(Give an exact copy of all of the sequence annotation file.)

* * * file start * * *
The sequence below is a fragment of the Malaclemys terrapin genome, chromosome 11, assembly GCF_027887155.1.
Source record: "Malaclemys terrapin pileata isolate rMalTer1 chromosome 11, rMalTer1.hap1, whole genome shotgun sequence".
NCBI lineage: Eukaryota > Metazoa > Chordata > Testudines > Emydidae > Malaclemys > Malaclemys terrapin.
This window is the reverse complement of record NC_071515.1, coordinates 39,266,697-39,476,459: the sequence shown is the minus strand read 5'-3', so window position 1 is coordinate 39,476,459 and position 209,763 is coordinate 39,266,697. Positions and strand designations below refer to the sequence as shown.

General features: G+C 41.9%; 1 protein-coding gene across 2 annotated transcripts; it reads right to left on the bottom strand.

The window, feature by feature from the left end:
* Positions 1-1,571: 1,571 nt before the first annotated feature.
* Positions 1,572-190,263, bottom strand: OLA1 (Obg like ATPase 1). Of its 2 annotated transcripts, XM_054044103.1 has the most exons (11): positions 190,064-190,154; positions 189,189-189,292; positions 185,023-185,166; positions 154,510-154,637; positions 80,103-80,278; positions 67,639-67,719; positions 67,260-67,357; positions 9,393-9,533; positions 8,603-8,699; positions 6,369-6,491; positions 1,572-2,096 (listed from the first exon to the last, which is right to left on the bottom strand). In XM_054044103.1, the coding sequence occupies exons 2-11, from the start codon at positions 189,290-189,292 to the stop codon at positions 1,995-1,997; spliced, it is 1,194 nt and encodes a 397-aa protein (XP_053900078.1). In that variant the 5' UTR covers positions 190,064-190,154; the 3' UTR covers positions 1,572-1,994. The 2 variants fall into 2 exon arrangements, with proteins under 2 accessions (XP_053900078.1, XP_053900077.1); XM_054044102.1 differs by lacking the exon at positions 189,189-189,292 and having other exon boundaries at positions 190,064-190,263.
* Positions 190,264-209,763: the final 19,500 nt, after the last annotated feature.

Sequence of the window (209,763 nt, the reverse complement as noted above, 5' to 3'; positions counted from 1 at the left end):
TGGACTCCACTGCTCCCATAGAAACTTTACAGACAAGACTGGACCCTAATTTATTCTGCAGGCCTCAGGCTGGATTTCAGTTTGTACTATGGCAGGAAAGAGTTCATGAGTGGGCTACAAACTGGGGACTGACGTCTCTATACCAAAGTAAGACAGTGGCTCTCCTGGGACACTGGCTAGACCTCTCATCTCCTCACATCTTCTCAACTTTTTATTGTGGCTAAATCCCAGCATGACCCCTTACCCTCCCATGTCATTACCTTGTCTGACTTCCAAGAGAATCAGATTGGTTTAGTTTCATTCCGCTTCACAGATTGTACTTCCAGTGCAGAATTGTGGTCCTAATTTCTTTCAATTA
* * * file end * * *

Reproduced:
The sequence below is a fragment of the Malaclemys terrapin genome, chromosome 11, assembly GCF_027887155.1.
Source record: "Malaclemys terrapin pileata isolate rMalTer1 chromosome 11, rMalTer1.hap1, whole genome shotgun sequence".
NCBI lineage: Eukaryota > Metazoa > Chordata > Testudines > Emydidae > Malaclemys > Malaclemys terrapin.
This window is the reverse complement of record NC_071515.1, coordinates 39,266,697-39,476,459: the sequence shown is the minus strand read 5'-3', so window position 1 is coordinate 39,476,459 and position 209,763 is coordinate 39,266,697. Positions and strand designations below refer to the sequence as shown.

General features: G+C 41.9%; 1 protein-coding gene across 2 annotated transcripts; it reads right to left on the bottom strand.

The window, feature by feature from the left end:
* Positions 1-1,571: 1,571 nt before the first annotated feature.
* Positions 1,572-190,263, bottom strand: OLA1 (Obg like ATPase 1). Of its 2 annotated transcripts, XM_054044103.1 has the most exons (11): positions 190,064-190,154; positions 189,189-189,292; positions 185,023-185,166; positions 154,510-154,637; positions 80,103-80,278; positions 67,639-67,719; positions 67,260-67,357; positions 9,393-9,533; positions 8,603-8,699; positions 6,369-6,491; positions 1,572-2,096 (listed from the first exon to the last, which is right to left on the bottom strand). In XM_054044103.1, the coding sequence occupies exons 2-11, from the start codon at positions 189,290-189,292 to the stop codon at positions 1,995-1,997; spliced, it is 1,194 nt and encodes a 397-aa protein (XP_053900078.1). In that variant the 5' UTR covers positions 190,064-190,154; the 3' UTR covers positions 1,572-1,994. The 2 variants fall into 2 exon arrangements, with proteins under 2 accessions (XP_053900078.1, XP_053900077.1); XM_054044102.1 differs by lacking the exon at positions 189,189-189,292 and having other exon boundaries at positions 190,064-190,263.
* Positions 190,264-209,763: the final 19,500 nt, after the last annotated feature.

Sequence of the window (209,763 nt, the reverse complement as noted above, 5' to 3'; positions counted from 1 at the left end):
TGGACTCCACTGCTCCCATAGAAACTTTACAGACAAGACTGGACCCTAATTTATTCTGCAGGCCTCAGGCTGGATTTCAGTTTGTACTATGGCAGGAAAGAGTTCATGAGTGGGCTACAAACTGGGGACTGACGTCTCTATACCAAAGTAAGACAGTGGCTCTCCTGGGACACTGGCTAGACCTCTCATCTCCTCACATCTTCTCAACTTTTTATTGTGGCTAAATCCCAGCATGACCCCTTACCCTCCCATGTCATTACCTTGTCTGACTTCCAAGAGAATCAGATTGGTTTAGTTTCATTCCGCTTCACAGATTGTACTTCCAGTGCAGAATTGTGGTCCTAATTTCTTTCAATTA